In a rare occurrence, senior Hamas leaders spoke Hebrew in interviews on Israel Radio and for the newspaper Haaretz Tuesday, a move that analysts said could represent an effort to promote better mutual understanding. But the interviews broke no new ground, and Prime Minister Ismail Haniyeh repeated a pledge to "implement a cease-fire for many years" if Israel would pull back to its pre-1967 borders - which Israel's government insists it will not do. Haniyeh's Cabinet secretary, Ghazi Hamad, made clear that recognition of Israel is not on Hamas's agenda, although he said, "If there is security, I think it's good for you." The interviews took place as Israeli Prime Minister Ehud Olmert was about to meet with President Bush at the White House in Washington.
Against the backdrop of the interviews, Israeli troops and the Shin Bet security service captured the chief of Hamas's military wing in a predawn raid in Ramallah in the West Bank. Ibrahim Hamed surrendered without a fight. He had been on Israel's most-wanted list since 1998 for bombings and other attacks that killed 55 people and wounded hundreds of others.
Speaking as "the democratic president of a democratic republic," Serbian leader Boris Tadic said he accepts the outcome of Sunday's vote for independence in neighboring Monte-negro. Before that referendum, the two had been the only remnants of the former Yugoslavia. Tadic said he had supported the preservation of a joint state but recognizes "the free will of the Montenegran citizens." He appealed for "close cooperation" in the future. His Montenegran counterpart, Prime Minister Milo Djukanovic, pledged that there would be no rush to establish independence without consulting the Serbian government. The two share armed forces and embassies in other capitals and they elect legislators to the same parliament.
Elite military units were rushed to protect vital industrial sites in and around Bangladesh's capital after thousands of angry factory employees went on a rampage Monday and Tuesday. More than a dozen plants were burned to the ground. At least 100 rioters were arrested. The violence erupted after employees of garment factories demanded improved pay, benefits, and working conditions and reportedly worsened at the news that a protester shot by police had died. The garment industry employs about 2 million people and earns the impoverished nation more than $6 billion a year in exports.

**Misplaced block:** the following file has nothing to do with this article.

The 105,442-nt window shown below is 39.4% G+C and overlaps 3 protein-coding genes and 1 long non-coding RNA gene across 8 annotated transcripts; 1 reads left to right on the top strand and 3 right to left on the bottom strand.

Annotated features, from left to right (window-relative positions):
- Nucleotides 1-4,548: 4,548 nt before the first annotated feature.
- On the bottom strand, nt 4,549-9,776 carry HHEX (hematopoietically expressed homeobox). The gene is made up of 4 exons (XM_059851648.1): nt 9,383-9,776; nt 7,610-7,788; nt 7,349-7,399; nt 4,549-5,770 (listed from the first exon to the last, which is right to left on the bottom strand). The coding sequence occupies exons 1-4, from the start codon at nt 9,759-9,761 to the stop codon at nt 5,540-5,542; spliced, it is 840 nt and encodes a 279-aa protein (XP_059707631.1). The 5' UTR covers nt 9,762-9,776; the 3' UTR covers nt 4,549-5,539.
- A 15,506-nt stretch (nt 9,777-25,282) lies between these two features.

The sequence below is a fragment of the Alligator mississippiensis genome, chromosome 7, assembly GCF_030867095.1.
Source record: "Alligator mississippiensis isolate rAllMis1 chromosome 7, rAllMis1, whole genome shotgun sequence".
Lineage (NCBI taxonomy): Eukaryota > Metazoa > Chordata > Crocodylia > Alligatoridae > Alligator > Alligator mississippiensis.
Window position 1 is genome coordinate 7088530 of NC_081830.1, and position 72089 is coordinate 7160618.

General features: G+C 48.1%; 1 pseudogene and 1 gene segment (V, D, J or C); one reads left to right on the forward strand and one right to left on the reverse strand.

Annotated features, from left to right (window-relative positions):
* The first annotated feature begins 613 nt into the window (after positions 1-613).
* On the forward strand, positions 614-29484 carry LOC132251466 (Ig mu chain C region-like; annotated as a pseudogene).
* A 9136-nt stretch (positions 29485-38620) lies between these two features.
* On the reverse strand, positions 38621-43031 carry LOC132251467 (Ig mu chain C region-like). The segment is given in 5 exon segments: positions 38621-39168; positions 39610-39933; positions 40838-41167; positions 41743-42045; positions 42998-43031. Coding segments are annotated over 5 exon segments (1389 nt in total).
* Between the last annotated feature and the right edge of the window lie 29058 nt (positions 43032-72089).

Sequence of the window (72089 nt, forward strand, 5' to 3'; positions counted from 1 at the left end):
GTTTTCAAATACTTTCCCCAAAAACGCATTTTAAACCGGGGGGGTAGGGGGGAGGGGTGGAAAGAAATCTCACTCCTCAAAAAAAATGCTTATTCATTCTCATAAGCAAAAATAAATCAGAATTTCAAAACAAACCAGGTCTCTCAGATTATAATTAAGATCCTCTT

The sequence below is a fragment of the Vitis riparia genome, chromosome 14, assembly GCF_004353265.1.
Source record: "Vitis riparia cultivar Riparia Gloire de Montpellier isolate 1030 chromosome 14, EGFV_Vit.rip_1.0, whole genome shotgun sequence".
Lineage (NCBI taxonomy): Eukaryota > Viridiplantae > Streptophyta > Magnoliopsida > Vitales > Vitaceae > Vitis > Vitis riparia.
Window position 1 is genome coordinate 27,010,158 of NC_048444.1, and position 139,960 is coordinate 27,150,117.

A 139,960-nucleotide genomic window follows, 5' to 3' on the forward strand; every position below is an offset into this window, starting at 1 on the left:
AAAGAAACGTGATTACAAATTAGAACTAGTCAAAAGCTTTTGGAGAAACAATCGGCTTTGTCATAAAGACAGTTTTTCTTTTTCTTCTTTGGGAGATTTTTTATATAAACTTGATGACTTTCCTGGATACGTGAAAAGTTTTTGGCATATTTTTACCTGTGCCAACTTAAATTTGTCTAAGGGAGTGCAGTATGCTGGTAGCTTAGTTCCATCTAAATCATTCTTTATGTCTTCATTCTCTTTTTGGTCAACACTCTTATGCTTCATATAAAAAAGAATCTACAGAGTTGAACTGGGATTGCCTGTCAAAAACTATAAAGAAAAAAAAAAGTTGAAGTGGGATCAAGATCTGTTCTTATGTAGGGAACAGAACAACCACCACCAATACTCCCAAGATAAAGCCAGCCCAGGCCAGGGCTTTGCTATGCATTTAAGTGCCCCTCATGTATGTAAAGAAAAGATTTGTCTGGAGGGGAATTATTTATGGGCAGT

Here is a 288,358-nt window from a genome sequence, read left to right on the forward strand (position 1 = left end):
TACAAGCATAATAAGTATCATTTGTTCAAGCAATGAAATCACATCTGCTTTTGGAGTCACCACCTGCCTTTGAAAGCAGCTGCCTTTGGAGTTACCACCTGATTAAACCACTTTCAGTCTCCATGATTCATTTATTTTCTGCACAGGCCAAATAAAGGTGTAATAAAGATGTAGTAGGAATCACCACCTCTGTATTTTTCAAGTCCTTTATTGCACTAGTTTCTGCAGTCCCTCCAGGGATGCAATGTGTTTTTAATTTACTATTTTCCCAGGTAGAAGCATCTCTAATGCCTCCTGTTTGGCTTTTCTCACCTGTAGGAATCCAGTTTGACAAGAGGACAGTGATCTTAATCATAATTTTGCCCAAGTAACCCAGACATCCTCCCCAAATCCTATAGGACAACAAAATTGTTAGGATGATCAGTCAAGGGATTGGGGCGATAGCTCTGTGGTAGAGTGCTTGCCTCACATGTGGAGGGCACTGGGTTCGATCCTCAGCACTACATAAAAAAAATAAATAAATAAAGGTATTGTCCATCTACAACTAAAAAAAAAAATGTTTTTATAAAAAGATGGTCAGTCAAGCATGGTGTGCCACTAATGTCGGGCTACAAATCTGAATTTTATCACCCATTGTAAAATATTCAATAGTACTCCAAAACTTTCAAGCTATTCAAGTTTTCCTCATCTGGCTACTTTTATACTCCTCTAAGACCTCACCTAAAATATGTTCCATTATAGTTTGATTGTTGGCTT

A civilian informant and 10 elite undercover antinarcotics policemen mistakenly were shot dead by Army troops in southwestern Colombia, the nation's defense minister announced late Monday. He told a news conference that the undercover officers wandered unknowingly into an Army patrol, and a firefight ensued. Elite antidrug units "don't consult with each other" or with military personnel to minimize the risk of leaking information about their work, he said. The incident was the second of its type this year in Colombia and came as voters prepare for Sunday's presidential election.
Citing "overwhelming new evidence" presented by the defense, a court in Ethiopia delayed its verdict in the genocide trial of former dictator Mengistu Haile Mariam Tuesday. It said the ruling would be issued Jan. 23 after adequate time was taken to evaluate documents that have yet to be translated into Amharic, Ethiopia's language. The trial has been held in absentia since Mengistu, who's accused of ordering the executions of thousands of opponents during his 17-year rule, lives in exile in Zimbabwe. Thirty-five members of his junta, however, have been present for the trial, now in its 12th year.
An apparent "mock dogfight" between Greek and Turkish Air Force jets ended in a midair collision over the Aegean Sea Tuesday. The pilot of the Turkish plane was rescued by a passing commercial ship; there was no immediate word on the Greek flyer. Greece claims a 10-mile coastal zone as its airspace. But Turkey recognizes only a six-mile zone and reserves the right to conduct training missions in what it calls international airspace. The rivals came close to war in 1996 over a territorial dispute but more recently have exchanged confidence-building measures aimed at easing tensions between them.